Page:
The barbell portfolio attempts to provide diversification in such a way to get access to both safe yields and riskier assets (that can provide higher yields) at the same time.

Many portfolios do this, but don’t have a distinct dichotomy between the two.

In a fixed income context, the short-term yields can take advantage of current interest rates while also holding longer duration securities that pay higher yields.

If interest rates were to rise, the shorter duration bonds won’t have as much price risk and can be rolled into new bonds that offer the higher yields.

The barbell strategy is a more active form of trading, whether it be due to the shorter duration nature of some securities and the rolling over process, monitoring the riskier part of a portfolio, or otherwise.

As in Universa’s case, the barbell strategy enables a portfolio to earn returns safely to help effectively fund a riskier part of the portfolio.

It uses cash and bonds to fund the put option part of the portfolio. The liquidity associated with cash and bonds also provide flexibility if one wants to more actively manage a portfolio.

A barbell manager might have the goal to at least return the rate of inflation to avoid losing purchasing power over time.

To do this, the portfolio might invest in inflation-protected bonds and a mix of other securities to get to the inflation rate plus any additional return required to fund the higher risk portion of a portfolio (e.g., OTM options).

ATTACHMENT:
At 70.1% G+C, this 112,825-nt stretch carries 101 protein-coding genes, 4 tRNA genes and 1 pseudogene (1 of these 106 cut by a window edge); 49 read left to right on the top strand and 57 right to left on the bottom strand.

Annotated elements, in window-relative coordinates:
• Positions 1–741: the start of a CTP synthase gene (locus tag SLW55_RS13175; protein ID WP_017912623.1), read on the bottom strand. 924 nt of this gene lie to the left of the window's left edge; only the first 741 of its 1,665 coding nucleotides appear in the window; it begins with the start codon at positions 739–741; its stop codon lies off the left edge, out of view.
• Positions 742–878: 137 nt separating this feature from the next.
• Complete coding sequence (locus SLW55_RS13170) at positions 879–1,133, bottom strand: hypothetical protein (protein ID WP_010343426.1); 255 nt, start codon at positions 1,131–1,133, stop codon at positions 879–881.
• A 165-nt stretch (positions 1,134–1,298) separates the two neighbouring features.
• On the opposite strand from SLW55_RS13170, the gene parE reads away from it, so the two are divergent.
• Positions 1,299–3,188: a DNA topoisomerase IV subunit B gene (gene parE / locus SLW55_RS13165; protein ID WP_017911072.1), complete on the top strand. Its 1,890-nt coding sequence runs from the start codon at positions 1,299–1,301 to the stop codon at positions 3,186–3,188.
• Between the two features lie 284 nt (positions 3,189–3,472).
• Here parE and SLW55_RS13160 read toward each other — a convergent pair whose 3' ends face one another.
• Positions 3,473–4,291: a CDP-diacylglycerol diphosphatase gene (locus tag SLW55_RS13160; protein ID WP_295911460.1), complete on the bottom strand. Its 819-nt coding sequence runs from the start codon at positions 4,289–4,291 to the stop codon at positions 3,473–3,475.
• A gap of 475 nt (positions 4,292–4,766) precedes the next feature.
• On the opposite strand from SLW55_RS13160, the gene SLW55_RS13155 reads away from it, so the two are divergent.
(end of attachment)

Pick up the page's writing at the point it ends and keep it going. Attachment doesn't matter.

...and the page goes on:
Risks of the barbell portfolio strategy

Interest rate risk

The traditional barbell portfolio of long duration bonds and short duration bonds has interest rate risk.

When interest rates rise, bond prices fall, and more so for long duration bonds. A trader may end up getting stuck with 10+ year duration securities that yield less than safer shorter term instruments had they been purchased when yields were lower.

Either the trader might sell the bond and realize a loss or bank on the bonds performing better going forward.

Inflation risk

Portfolios with a lot of nominal rate bonds face risks of inflation.

Most bonds are fixed-rate in nature. If a bond yields one percent and inflation is three percent, the trader has a real yield of minus-two percent.

Missing out on ‘stuff in the middle’

A barbell portfolio will invest in a mix of low-risk and high-risk assets with little to no allocation toward middle-of-the-road assets like safe stocks, moderate-quality bonds, and so on.